OK, so I'm a big fan of the Fabulous Beekman Boys --- Josh (left) and Brent --- but it's not clear to me how many of us there are out here in Lucas County despite plenty of good reasons to be.
I have read both of Josh's best-selling memoirs, I Am Not Myself These Days and The Bucolic Plague; watched every episode of their two-season reality television show, The Fabulous Beekman Boys, and even own and cook now and then from the Beekman 1802 Heirloom Cookbook (killer orange gingerbread).
What I did not do was watch their come-from-behind win of the most recent Amazing Race, broadcast on CBS, which netted a $1 million first prize (and allowed the couple to pay off the mortgage on the Beekman farm in upstate New York). Sorry, but you know the status of my television --- not connected to anything other than an electrical outlet and a DVD player.
Anyhow, I mention this now becauses the boys --- Josh Kilmer-Purcell and Brent Ridge --- will be at the Home and Garden Expo in Omaha this weekend --- just in case you're in the neighborhood --- giving presentations at 2 and 7 p.m. Saturday and 2 p.m. Sunday, signing books and, as they put it, "gossiping about Sharon Springs," the small town three and a half hours north of New York City where they live. The Expo will be held at the CenturyLink Center. If I were a little closer, I'd go.
In case you need it, there's a good primer on the two men, their lives and enterprises here, in the most recent Web edition of Frontiers, southern California's premier LGBT magazine.
To make a long story short, Kilmer-Purcell and Ridge became the Beekman Boys in 2007 when they purchased as a weekend retreat the 1802 Beekman Mansion at Sharon Springs, which came with a small farm. At the time, Kilmer-Purcell was a writer and advertising executive; Ridge, a physician working as vice president for healthy living for Martha Stewart Omnimedia.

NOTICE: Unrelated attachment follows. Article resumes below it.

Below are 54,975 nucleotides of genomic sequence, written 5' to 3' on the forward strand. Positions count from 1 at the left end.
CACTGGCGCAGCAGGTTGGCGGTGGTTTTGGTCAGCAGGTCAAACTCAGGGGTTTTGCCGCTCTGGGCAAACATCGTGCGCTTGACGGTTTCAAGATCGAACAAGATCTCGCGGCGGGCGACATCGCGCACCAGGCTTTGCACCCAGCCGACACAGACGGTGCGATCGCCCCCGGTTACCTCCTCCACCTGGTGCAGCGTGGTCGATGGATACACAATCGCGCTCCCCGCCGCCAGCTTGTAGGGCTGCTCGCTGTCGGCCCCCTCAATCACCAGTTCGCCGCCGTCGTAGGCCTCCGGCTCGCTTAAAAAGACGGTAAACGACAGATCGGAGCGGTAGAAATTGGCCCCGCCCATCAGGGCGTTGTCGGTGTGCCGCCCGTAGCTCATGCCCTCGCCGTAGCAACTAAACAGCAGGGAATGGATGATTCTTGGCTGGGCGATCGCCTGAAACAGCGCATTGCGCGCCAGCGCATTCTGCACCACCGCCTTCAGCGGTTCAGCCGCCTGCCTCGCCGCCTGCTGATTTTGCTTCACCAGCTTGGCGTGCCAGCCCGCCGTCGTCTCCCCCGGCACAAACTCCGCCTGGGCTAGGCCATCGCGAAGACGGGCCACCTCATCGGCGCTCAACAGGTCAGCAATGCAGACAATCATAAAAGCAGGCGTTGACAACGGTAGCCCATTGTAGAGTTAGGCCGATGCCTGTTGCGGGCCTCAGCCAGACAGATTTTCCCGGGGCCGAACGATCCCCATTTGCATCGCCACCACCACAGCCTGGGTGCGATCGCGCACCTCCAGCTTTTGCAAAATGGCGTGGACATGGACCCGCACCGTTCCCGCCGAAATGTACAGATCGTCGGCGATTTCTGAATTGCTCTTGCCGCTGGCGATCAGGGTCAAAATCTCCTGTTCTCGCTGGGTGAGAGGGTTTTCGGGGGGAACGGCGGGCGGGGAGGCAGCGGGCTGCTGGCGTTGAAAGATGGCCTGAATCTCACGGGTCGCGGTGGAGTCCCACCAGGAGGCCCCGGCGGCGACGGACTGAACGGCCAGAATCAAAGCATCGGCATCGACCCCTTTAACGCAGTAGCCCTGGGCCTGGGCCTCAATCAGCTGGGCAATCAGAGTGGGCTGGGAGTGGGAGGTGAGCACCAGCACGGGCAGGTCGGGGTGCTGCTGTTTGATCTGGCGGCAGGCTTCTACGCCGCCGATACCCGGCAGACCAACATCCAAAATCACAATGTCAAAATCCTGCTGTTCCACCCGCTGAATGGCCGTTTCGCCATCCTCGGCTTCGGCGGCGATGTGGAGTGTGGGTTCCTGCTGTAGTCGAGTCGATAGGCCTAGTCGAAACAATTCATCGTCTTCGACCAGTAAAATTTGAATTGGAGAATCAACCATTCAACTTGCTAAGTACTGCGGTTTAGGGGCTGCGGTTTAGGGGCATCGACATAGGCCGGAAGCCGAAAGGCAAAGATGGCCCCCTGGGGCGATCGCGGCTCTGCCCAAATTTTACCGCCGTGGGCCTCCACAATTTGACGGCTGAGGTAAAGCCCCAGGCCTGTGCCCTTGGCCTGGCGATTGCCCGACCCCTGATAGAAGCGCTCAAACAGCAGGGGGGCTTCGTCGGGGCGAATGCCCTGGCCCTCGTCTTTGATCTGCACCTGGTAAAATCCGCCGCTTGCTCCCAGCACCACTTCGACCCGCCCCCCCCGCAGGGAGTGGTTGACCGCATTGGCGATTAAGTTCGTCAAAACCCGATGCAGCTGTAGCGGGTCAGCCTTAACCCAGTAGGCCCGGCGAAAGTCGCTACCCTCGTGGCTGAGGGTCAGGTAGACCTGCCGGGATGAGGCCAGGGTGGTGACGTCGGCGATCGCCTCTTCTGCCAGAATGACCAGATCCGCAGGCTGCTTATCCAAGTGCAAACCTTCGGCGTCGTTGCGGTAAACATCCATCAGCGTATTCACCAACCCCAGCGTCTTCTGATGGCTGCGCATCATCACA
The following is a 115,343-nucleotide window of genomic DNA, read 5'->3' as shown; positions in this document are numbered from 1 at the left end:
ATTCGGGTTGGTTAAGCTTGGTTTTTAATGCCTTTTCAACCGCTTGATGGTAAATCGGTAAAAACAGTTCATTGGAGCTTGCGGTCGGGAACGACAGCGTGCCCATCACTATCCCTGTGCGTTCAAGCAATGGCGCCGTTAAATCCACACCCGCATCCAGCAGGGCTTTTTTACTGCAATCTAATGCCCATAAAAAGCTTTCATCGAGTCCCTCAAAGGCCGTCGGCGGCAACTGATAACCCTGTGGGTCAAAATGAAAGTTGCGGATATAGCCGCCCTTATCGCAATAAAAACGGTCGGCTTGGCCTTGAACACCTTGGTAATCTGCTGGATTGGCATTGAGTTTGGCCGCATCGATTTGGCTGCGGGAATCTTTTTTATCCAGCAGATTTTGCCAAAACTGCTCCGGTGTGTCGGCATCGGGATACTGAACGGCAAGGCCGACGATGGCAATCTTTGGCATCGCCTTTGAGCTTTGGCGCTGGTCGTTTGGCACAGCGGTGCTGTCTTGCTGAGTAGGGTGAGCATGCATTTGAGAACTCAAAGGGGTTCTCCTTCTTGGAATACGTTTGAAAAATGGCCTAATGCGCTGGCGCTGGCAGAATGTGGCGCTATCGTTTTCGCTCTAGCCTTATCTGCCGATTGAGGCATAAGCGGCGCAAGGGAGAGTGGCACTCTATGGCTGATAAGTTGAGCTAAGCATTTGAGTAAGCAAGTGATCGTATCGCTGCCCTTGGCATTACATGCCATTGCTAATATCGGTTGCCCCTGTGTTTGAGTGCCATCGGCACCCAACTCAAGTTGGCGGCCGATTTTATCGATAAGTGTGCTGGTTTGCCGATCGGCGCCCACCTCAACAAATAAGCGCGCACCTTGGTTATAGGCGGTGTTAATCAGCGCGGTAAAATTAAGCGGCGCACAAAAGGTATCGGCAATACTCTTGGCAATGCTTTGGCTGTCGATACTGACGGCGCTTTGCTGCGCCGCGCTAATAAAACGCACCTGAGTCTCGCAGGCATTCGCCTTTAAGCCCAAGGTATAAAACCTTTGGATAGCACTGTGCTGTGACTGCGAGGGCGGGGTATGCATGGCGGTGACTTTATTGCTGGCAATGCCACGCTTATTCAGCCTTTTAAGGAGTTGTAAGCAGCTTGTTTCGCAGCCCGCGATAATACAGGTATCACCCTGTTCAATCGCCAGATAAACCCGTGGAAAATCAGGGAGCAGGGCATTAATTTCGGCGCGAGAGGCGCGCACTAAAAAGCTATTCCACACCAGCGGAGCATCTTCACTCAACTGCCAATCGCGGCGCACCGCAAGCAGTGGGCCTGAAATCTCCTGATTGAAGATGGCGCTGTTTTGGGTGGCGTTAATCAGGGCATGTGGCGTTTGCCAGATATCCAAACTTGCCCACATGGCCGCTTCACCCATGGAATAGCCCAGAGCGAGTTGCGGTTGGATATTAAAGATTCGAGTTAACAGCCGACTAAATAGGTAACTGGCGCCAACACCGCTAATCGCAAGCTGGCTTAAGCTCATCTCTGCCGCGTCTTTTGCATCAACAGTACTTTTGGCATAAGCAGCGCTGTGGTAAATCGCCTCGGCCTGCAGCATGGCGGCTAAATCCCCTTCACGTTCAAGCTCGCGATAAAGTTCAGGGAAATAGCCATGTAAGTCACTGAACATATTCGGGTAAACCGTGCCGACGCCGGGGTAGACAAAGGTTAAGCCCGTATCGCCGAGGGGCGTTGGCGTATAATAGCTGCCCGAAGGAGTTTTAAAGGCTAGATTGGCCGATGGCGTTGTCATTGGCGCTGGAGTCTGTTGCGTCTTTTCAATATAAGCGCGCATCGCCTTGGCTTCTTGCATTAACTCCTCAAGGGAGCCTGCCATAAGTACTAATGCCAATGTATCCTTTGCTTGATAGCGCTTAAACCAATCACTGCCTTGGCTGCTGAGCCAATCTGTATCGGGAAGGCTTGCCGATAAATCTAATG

The couple, who have been together for 14 years and plan to marry this summer, then lived in New York City. They inadvertently acquired a Beekman tenant, caretaker and livestock operations partner when they allowed a farmer who had lost his farm --- now known as Farmer John --- to move to the Beekman with his herd of goats.
As the economy turned downward, both Kilmer-Purcell and Ridge lost their jobs and --- saddled with a half-million-dollar mortgage on the farm --- faced some tough decisions. Eventually, they decided that Brent would move full-time to the farm and work to turn it into a paying proposition; Josh would find another advertising job in New York and work there to pay down the mortage and provide health insurance and other benefits.
The Fabulous Beekman Boys television series dropped into their laps, sort of, during the first two years of this new arrangement as they developed their Beekman 1802 lifestyles brand, based in part upon turning goat milk into soap and cheese at Sharon Springs. That series was broadcast on Discovery Channel's Planet Green and captured among other things some of the tensions that developed because their work weeks were spent three and a half hours apart.
Now that Ridge and Kilmer-Purcell are back together full-time as a result of the Amazing Race win (the New York City apartment was vacated Feb. 1), plans are afoot for a third season of the television series along with other efforts to boost both the Beekman brand --- and the community of Sharon Springs, which the Beekman Boys have worked consistently to support and involve in their success.
I'm intrigued by what the "boys" have accomplished through cooperative and committed hard work, but also by the impact their home-grown enterprise has had on their rural hometown. There's not that much difference, after all, between upstate New York and downstate Iowa. Maybe what we need is a TV reality show, but who are going to be our Beekman Boys?
You can learn more about all things Beekman here.